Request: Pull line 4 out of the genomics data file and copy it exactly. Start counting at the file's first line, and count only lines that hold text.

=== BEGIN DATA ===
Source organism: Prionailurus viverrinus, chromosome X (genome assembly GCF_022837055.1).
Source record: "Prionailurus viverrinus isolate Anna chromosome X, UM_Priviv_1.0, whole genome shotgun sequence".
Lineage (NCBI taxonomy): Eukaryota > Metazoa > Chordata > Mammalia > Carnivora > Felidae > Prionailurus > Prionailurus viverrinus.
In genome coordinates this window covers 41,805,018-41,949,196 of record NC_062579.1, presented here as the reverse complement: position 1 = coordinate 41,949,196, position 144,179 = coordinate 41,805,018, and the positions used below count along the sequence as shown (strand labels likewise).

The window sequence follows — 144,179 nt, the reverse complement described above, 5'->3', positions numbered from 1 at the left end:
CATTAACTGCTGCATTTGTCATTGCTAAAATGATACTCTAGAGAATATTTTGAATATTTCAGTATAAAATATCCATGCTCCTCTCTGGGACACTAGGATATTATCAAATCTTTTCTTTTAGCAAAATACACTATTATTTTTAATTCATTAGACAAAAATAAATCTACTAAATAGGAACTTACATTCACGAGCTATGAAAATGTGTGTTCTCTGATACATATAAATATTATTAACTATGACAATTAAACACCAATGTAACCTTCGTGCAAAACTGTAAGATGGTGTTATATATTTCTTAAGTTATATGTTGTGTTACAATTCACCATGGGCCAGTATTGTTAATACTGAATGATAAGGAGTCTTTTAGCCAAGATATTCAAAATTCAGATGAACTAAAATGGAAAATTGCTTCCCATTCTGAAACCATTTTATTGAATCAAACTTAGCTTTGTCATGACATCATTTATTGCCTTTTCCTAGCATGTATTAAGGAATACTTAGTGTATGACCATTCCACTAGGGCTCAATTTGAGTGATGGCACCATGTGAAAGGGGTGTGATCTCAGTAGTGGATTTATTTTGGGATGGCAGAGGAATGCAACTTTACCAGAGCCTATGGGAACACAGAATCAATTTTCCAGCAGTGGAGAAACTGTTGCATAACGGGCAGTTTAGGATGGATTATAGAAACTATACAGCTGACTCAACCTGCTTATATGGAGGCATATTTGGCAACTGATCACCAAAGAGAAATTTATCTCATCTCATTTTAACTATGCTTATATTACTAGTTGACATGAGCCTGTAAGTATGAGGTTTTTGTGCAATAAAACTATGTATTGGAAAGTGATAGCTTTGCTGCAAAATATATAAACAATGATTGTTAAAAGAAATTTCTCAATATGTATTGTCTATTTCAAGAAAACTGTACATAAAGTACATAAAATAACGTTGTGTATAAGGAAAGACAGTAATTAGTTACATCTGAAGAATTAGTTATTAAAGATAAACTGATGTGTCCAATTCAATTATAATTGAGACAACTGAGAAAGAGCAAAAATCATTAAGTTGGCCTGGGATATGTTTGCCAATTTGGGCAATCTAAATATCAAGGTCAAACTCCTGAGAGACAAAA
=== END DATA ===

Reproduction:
In genome coordinates this window covers 41,805,018-41,949,196 of record NC_062579.1, presented here as the reverse complement: position 1 = coordinate 41,949,196, position 144,179 = coordinate 41,805,018, and the positions used below count along the sequence as shown (strand labels likewise).